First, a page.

Discussions on sustainability and climate change usually revolve around air travel, road transport and meat consumption. It is much less common for clothes to come up in the conversation. However, the environmental impact of the fashion industry has been obvious for a long time - mostly due to a growing middle class.
From 15 to 90 million tons
Since the beginning of the 1960s, the global consumption of textiles has risen from about 15 million tons to more than 90 million tons, according to statistics from the United Nations Food and Agriculture Organization (UN FAO) and the International Cotton Advisory Committee (ICAC). Since 2010, the consumption curve has swung steeply upwards, in pace with the emergence of a global middle class with growing disposable income.
Surveys of clothing consumers show that many people are aware of the negative environmental impact of the fashion industry, but relatively few people act on it. One reason that has emerged is that the range of sustainable clothes offered is still limited.
Consumer awareness of sustainability
"Swedish consumers generally place higher demands on companies today than in the past. But there is a big difference in companies' versus consumers' maturity when it comes to sustainability. More aware consumers ask questions about child labour and organic cotton, whereas companies have progressed further in their sustainability work and focus on innovation and the environment," says Pauline Ström Gunnér, Head of Sustainability at the Swedish Fashion Council.
The model is wearing pants in viscose, top in lyocell and a cardigan in recycled wool blend.
Viscose a textile from the forest
Since the introduction of synthetic materials in the early 70s, oil-based fibres, primarily polyester, have accounted for most of the growth. Today they make up about 65 per cent of textile fibres on the global market. Cotton is another very common material, and it currently represents approximately 25 per cent of the global market.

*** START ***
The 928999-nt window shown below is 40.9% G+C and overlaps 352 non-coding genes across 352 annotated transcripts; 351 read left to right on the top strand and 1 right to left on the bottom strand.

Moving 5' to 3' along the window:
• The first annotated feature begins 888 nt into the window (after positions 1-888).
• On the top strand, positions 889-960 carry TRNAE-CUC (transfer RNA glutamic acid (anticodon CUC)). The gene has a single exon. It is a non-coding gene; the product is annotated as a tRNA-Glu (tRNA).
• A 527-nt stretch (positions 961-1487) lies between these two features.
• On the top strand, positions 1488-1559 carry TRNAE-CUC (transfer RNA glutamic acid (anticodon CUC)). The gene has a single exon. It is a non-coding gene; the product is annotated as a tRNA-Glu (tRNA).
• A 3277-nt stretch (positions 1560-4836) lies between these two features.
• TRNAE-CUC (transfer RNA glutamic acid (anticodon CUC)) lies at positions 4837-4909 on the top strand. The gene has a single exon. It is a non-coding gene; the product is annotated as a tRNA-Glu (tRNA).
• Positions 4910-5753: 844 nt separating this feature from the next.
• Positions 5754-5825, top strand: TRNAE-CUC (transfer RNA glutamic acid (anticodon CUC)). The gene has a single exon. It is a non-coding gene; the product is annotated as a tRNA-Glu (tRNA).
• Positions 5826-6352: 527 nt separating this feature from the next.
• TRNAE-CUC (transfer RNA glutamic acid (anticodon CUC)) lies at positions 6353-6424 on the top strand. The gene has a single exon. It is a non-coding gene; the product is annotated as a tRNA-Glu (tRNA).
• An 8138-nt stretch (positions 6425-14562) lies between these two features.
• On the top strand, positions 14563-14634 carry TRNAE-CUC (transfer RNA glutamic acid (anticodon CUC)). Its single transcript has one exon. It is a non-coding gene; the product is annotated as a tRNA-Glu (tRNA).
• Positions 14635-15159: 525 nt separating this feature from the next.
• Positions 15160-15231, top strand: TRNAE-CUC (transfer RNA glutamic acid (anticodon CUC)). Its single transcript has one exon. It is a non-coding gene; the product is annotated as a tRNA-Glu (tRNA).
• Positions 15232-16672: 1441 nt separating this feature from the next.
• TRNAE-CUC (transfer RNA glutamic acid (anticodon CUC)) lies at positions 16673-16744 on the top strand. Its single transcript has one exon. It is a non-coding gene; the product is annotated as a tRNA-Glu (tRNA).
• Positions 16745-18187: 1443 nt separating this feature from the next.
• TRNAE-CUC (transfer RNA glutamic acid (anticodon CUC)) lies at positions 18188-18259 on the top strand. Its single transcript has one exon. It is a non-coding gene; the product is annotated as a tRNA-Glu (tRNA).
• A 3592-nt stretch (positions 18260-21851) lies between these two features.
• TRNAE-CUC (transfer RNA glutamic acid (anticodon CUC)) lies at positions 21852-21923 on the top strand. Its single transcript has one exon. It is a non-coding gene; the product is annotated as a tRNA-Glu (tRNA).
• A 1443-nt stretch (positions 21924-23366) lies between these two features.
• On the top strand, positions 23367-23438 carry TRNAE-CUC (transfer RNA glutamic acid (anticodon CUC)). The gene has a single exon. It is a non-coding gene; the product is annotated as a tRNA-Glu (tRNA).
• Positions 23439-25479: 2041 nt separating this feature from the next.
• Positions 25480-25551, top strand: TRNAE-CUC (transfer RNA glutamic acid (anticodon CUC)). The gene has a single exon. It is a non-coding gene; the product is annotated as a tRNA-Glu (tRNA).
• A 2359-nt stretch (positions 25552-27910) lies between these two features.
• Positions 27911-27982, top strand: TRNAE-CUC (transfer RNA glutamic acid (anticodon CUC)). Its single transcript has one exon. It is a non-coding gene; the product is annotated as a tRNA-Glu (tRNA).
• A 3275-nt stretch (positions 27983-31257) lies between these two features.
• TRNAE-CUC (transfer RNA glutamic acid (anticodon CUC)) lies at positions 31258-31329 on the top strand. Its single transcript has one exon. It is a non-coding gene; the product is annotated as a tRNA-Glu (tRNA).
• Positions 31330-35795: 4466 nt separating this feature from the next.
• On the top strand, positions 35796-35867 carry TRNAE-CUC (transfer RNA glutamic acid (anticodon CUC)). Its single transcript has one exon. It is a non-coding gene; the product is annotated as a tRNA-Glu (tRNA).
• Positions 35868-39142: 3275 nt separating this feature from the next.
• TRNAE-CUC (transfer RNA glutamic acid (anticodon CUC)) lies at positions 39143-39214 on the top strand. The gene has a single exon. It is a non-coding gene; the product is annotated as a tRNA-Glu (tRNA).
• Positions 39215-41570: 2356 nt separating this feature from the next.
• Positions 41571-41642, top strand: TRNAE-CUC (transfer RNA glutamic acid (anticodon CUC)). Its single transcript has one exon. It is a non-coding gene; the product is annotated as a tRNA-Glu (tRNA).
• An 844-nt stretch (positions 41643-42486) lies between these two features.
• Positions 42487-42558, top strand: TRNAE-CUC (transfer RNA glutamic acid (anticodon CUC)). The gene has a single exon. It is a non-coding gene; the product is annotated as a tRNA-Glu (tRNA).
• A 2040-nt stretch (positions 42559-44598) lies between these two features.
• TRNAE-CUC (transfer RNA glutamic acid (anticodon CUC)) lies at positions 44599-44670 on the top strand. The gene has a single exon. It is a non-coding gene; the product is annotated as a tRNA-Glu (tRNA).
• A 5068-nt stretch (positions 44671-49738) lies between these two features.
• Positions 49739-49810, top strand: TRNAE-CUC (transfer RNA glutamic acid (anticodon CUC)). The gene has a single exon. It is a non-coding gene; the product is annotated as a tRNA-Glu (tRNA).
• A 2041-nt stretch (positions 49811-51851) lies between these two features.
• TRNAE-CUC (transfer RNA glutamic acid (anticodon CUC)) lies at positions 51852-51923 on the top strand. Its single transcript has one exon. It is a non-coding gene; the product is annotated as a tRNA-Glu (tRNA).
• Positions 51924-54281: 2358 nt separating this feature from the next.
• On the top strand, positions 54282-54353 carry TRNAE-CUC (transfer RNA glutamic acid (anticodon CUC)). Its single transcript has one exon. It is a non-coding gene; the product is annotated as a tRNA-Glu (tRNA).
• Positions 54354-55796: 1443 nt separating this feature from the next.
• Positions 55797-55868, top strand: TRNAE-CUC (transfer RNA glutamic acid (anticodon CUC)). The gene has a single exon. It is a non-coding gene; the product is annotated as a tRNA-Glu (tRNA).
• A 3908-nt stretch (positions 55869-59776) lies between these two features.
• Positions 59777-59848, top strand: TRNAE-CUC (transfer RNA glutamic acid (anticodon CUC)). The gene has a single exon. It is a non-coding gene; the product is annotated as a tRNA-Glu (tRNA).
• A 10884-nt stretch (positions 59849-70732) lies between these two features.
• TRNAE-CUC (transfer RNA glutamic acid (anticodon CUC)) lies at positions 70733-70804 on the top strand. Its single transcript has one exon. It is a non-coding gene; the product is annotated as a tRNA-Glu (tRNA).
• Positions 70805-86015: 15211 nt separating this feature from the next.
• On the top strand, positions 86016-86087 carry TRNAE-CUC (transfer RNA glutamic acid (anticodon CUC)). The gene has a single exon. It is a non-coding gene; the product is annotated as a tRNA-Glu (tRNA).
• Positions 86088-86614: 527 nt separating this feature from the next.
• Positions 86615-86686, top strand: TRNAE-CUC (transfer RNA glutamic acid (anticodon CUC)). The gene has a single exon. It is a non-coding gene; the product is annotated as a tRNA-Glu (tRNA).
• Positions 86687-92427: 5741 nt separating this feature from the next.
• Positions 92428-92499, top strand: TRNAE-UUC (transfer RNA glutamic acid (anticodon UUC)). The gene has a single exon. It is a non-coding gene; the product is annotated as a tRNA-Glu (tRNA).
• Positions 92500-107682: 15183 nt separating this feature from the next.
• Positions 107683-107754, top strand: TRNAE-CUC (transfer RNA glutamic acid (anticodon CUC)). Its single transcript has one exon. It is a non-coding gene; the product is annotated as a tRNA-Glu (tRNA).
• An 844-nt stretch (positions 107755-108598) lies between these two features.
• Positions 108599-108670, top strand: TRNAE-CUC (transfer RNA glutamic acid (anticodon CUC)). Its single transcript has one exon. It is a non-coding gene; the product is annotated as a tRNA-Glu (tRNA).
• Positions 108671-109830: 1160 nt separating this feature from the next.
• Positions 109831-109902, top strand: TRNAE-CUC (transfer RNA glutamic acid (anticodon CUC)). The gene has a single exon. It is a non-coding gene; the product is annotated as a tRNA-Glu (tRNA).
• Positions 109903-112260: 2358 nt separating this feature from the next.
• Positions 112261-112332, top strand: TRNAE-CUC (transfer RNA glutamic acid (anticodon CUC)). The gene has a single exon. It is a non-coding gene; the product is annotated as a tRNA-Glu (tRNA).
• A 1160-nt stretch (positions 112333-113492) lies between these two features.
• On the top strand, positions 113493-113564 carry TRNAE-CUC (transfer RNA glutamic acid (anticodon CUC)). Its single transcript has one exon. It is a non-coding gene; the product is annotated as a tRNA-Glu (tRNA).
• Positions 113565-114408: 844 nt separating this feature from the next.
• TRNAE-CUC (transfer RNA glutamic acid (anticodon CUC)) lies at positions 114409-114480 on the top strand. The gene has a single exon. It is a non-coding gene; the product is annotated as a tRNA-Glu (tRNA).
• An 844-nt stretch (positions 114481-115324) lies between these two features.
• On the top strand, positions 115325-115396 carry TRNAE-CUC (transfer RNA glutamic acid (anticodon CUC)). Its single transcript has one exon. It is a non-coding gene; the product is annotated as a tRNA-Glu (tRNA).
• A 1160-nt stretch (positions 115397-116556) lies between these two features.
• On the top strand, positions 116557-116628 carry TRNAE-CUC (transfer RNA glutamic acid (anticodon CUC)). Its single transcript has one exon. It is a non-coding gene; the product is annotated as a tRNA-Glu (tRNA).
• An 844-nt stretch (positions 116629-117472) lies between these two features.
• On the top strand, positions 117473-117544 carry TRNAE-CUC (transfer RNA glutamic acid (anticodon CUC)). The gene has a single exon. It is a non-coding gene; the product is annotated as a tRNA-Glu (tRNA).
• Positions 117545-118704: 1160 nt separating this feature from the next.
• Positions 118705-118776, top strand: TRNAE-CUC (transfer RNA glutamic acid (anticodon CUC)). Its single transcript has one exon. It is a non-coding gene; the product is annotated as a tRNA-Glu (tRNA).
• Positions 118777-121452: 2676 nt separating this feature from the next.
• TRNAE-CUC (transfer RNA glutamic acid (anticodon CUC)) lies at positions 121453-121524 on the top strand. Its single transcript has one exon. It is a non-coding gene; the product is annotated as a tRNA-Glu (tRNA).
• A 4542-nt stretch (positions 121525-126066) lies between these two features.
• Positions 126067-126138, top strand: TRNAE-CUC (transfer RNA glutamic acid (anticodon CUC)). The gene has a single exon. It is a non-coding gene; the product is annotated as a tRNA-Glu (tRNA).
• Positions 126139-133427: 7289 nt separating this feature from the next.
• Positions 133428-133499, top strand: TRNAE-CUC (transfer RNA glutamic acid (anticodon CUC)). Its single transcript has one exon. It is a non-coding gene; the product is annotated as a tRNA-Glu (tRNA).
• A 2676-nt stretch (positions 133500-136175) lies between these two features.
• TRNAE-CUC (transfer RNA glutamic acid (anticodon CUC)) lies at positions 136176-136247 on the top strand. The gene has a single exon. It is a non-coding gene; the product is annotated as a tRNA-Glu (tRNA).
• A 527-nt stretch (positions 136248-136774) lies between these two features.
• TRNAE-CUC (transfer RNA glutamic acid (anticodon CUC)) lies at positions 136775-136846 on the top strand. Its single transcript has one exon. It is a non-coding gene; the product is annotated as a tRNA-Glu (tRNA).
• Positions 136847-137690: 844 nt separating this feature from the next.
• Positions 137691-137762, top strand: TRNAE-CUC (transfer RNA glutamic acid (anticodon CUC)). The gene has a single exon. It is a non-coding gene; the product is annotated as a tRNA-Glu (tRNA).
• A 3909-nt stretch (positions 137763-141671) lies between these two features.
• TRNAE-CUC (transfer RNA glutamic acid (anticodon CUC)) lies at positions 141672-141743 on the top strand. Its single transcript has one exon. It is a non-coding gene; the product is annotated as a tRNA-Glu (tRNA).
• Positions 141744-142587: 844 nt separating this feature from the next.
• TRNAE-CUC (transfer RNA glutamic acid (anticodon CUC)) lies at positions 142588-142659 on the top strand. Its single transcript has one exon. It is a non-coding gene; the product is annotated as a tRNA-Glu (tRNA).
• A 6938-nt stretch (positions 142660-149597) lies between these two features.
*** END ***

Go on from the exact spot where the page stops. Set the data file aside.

The quest for new and more sustainable natural fibres has increased interest in forest-based raw materials from the fashion companies.
Viscose, the most common textile fibre from the forest, is produced from something called dissolving pulp, which is boiled and bleached to produce as pure a cellulose as possible. Aside from pulpwood, bamboo and cotton can also be used. Sweden is one of the larger exporters of dissolving pulp, along with Canada, Brazil and the giants, USA and South Africa.
"Demand is increasing by 7 – 8 percent a year," says Lars Winter, CEO at Domsjö factories which is one of Sweden's two large producers of dissolving pulp. The other is Södra.
Massproduction with low attention to the environment
China is the largest importing country and also the world's largest viscose producer. The viscose process was invented as early as the end of the nineteenth century and its use of chemicals can be harmful to the environment, unless production takes place in closed processes, such as those used by large producers like Austrian company Lenzing.
"A big part of the problem with all textile production, regardless of raw material, is that mass production takes place in countries with vulnerable economies, less restrictive chemical legislation and often non-existent waste management systems and treatment plants, both in terms of the fabric and the clothes," says Cecilia Tall.
The characteristics of cellulose fibres also offer other opportunities for the forest industry to contribute to a circular fashion economy. In the project Circular Design Speeds, that is part of Mistra Future Fashion's programme, Filippa K is collaborating with researchers from University of the Arts in London in a project that attacks the sustainability problem by examining and redefining the different speeds of fashion. The possibilities of paper textiles, garments produced with a short life span in mind, are being examined in the context of fast fashion.
Within the framework of the project, for example, the participants have developed a material based on unbleached wood pulp that has been created using natural colouring, laser coating and ultrasound cutting in a process with very low energy consumption and low use of chemicals. The finished garments have a short life span and can be recycled or composted after use. In the long term, this could be an alternative for specific uses of clothing, such as party tops that are used only a few times - sustainable speed-production for sustainable speed-consumption. Filippa K's role involves researching how the garments will be designed and marketed. Results of the project will be presented in November.
So, there appears to be a lot happening within research and innovation. But how do things look in terms of the ambitions and demand from the fashion companies? If we look at the large Swedish chain stores, such as Kappahl, Lindex and H&M, all of them have set high sustainability goals for their businesses. All of them are working strategically with the long-term ambition to create a circular system.
For example, at Kappahl, all cotton is to be either sustainably produced or recycled by 2020. Lindex has set a target for 80 per cent of all garments to be produced from more sustainable fibres by 2020, and H&M is focusing on making all materials either sustainable or recyclable by 2030. Already today, some 35 per cent of the material in H&M's production comes from organic raw materials or is recycled. All three companies are increasingly using the materials lyocell and viscose.